>Çay

>Sociologists claim almost every culture on earth has a traditional hot drink. However in Turkey, çay (pronounced like “chai”, though it bears no similarity to the sweet American coffee house drink- sans the minimal tea content in the latter) is more than just a drink, it is a way of life. It follows every meal, accompanies many cigarettes, and not offering a cup to a visitor would be anathema. It’s not uncommon to have upwards of 8 glasses a day… depending on how many friends one sees. Even businesses usually offer a glass customers while they wait, be it a small neighborhood store or multi-billion dollar cooperations like Türk Telecom, who gave me a glass when I was signing up for phone/internet service this last week.

Turkish çay, like Turkish coffee, is a potent, concentrated beverage. It’s over-steeped, served boiling hot, and- thankfully for western palettes- sweetened to taste. The occasional aficionado with take it sade (unsweet), but most people will put 1-2 sugar cubes in. The sugar/caffeine combination gives a pretty good buzz… but that doesn’t stop Turks from drinking it late into the night.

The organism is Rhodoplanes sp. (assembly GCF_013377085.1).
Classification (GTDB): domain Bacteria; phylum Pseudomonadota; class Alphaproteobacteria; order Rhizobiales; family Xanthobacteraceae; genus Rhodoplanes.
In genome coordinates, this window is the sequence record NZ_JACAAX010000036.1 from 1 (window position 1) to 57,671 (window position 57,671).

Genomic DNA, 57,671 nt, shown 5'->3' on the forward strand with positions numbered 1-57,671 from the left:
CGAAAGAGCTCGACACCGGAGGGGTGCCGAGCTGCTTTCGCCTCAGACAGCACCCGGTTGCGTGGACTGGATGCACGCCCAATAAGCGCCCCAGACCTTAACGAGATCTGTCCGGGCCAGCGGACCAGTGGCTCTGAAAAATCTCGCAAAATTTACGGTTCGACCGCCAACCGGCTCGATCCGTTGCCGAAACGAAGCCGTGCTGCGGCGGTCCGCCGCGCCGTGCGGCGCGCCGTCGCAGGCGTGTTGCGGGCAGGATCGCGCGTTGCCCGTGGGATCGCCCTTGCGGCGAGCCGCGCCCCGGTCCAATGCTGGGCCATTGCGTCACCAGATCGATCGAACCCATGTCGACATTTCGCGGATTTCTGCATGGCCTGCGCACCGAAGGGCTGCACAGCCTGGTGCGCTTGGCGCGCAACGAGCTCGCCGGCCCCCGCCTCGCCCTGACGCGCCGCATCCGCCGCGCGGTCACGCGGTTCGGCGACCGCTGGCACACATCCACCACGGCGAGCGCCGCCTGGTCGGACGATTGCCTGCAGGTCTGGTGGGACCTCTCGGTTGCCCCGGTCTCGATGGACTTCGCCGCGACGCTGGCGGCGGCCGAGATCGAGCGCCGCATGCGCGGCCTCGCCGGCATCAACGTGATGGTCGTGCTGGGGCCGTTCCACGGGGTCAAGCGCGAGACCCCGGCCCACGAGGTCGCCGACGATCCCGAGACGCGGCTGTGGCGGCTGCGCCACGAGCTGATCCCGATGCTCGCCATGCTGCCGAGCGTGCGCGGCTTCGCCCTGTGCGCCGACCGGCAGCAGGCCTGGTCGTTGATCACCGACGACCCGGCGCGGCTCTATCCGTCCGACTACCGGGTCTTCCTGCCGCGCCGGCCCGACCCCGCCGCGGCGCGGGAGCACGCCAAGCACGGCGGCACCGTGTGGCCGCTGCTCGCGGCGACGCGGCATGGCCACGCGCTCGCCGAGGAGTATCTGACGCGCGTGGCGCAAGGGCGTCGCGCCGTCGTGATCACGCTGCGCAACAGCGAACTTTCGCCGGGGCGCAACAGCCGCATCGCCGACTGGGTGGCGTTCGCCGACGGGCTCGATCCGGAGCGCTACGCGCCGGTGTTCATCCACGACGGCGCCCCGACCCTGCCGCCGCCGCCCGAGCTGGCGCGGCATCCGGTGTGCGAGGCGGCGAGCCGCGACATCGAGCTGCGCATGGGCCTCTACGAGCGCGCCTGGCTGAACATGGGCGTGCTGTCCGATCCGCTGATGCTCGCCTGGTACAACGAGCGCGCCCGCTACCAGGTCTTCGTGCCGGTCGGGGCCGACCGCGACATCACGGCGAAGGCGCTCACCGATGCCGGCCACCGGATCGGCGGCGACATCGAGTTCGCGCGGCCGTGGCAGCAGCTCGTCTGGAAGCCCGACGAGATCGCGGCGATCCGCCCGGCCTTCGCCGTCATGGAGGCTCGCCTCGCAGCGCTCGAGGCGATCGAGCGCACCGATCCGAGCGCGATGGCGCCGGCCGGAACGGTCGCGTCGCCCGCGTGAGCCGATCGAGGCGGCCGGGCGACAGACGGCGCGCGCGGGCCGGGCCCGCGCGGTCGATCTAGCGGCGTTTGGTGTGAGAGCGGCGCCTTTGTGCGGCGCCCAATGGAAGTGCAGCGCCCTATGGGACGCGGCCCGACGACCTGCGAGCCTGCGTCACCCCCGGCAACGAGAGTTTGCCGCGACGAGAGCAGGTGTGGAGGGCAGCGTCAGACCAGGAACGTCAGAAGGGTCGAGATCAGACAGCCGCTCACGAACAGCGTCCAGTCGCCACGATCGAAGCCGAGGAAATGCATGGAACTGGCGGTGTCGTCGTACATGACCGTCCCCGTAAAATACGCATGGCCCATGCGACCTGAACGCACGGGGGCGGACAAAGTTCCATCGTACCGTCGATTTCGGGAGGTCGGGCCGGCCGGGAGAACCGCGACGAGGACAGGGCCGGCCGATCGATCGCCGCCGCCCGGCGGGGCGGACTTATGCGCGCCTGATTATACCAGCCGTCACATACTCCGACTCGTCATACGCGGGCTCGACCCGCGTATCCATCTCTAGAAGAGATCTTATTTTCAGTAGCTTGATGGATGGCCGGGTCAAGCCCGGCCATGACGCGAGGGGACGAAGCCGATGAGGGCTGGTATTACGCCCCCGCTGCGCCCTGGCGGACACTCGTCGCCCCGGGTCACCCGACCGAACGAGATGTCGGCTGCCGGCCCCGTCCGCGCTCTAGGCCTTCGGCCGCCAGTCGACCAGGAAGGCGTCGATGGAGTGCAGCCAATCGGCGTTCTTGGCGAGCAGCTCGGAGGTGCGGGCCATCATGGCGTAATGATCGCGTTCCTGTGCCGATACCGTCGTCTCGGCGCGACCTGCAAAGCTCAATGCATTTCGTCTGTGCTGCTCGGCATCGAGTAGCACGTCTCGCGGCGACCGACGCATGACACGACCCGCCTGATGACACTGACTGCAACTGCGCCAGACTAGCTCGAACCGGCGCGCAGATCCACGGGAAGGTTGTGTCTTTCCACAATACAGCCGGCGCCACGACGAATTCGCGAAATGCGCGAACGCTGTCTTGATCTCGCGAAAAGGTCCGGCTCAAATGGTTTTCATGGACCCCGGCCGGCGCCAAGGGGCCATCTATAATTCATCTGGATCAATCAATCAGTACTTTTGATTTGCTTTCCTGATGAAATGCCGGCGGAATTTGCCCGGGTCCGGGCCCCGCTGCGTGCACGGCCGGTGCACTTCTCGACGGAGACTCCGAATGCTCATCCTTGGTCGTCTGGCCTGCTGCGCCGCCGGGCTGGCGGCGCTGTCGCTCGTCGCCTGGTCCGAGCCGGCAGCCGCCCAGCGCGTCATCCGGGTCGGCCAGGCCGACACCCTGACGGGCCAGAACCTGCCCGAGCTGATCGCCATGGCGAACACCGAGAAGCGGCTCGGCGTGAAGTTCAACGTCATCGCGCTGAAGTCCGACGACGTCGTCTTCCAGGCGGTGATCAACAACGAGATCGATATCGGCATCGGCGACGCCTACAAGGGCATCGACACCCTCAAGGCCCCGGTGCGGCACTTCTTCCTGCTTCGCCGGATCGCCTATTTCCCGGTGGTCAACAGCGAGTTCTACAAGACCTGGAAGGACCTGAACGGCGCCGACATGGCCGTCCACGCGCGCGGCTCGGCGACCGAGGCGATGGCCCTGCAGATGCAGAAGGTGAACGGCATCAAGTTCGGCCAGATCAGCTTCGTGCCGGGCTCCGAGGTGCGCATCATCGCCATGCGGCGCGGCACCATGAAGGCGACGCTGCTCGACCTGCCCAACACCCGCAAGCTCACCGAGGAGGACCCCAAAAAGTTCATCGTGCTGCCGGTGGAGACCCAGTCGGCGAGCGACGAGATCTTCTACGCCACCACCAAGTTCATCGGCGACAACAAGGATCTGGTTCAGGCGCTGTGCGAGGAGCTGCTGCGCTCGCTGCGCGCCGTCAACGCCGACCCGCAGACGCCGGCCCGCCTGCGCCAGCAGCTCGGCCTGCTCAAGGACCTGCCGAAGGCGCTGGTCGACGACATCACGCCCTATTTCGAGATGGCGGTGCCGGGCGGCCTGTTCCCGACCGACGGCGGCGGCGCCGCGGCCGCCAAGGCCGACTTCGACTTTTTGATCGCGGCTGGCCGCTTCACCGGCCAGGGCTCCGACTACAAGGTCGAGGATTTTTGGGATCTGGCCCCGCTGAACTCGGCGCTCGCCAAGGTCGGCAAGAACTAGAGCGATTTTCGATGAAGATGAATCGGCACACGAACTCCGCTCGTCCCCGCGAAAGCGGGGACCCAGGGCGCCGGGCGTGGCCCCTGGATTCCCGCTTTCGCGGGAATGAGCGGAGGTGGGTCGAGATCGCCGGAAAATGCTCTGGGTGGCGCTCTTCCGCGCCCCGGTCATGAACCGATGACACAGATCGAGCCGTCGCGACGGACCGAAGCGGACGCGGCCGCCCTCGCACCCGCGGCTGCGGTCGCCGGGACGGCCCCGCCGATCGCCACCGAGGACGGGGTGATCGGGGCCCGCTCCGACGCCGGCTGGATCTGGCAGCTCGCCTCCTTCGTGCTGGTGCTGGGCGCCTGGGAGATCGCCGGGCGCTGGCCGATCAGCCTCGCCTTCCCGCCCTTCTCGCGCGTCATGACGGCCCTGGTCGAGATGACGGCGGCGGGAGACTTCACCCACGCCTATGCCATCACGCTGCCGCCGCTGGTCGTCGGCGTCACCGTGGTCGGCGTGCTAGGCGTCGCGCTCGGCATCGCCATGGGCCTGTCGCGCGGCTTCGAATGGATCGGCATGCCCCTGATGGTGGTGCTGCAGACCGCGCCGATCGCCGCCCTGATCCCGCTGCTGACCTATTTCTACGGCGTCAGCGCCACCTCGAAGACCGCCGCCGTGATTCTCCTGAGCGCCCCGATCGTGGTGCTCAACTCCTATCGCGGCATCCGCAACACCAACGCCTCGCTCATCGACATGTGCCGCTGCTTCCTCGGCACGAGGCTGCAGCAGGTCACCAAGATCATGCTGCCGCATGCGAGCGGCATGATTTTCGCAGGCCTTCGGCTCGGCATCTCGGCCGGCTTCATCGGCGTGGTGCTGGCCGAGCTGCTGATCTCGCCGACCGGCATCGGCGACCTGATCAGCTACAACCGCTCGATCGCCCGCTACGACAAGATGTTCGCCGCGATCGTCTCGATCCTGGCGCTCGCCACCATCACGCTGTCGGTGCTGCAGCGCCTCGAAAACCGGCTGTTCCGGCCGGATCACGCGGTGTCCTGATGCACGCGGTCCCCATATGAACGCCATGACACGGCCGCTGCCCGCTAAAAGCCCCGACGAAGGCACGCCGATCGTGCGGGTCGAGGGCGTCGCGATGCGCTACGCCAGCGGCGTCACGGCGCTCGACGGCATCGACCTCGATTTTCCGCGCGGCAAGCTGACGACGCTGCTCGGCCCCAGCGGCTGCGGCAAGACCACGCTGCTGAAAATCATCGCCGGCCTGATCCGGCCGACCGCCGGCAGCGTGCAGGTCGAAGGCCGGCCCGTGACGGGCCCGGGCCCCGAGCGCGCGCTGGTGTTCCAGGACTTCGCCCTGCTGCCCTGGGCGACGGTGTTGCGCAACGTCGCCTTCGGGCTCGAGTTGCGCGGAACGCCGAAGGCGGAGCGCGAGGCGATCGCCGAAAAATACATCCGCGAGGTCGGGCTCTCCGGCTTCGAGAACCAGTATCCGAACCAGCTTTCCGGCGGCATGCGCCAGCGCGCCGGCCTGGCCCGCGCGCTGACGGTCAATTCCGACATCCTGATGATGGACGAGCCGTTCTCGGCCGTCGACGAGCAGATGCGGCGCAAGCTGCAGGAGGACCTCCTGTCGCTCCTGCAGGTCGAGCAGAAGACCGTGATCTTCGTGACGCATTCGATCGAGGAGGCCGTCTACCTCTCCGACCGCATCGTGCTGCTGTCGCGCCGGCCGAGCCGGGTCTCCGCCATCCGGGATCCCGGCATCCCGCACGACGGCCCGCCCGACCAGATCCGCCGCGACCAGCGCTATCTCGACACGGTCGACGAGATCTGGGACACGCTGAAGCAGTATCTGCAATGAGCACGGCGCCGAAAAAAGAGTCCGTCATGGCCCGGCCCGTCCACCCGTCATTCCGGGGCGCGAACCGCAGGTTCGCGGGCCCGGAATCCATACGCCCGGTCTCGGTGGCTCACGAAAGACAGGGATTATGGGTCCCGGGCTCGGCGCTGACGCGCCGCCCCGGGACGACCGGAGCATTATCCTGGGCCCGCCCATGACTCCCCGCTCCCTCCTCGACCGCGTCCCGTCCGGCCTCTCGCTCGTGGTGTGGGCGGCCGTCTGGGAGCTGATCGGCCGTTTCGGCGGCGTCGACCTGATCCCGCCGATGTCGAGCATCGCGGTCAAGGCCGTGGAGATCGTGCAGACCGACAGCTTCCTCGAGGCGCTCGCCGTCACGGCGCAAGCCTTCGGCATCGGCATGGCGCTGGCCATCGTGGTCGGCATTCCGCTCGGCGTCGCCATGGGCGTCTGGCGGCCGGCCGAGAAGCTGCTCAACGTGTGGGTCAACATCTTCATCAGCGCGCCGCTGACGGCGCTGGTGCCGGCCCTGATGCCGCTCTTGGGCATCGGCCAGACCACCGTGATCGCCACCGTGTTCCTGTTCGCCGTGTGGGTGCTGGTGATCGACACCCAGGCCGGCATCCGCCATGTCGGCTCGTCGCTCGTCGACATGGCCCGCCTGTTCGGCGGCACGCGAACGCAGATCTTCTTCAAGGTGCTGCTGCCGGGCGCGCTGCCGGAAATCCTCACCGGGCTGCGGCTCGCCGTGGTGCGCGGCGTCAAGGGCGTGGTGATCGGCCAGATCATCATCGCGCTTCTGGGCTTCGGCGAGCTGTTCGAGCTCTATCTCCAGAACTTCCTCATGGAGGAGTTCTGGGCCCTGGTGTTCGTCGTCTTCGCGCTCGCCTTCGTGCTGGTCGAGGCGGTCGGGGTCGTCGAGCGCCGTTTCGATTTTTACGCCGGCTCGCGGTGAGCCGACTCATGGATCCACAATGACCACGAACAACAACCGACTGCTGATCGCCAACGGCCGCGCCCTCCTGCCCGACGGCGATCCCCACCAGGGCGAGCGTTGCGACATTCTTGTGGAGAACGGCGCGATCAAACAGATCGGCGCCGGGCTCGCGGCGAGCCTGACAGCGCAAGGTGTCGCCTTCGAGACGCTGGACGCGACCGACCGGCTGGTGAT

Drinking a lot of çay is a prerequisite to cultural assimilation… and a really good excuse for just hanging out. Heck. Throw-in a tavla board and a nargile, and you’ve got the rest of your evening planned.
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About mjbutterworth

I love drinking/making coffee, making/listening to music, riding bicycles, and reading about theology. I also like blogs that talk about those things. Most of all, I love Jesus because his gospel has changed my life.
This entry was posted in Tea, Turkish Culture. Bookmark the permalink.

One Response to >Çay

  1. laceylou says:

    >I like this post Michael, and I'm encouraged when I read your updates on all the Turkish happenings! I hope you're loving your new home.

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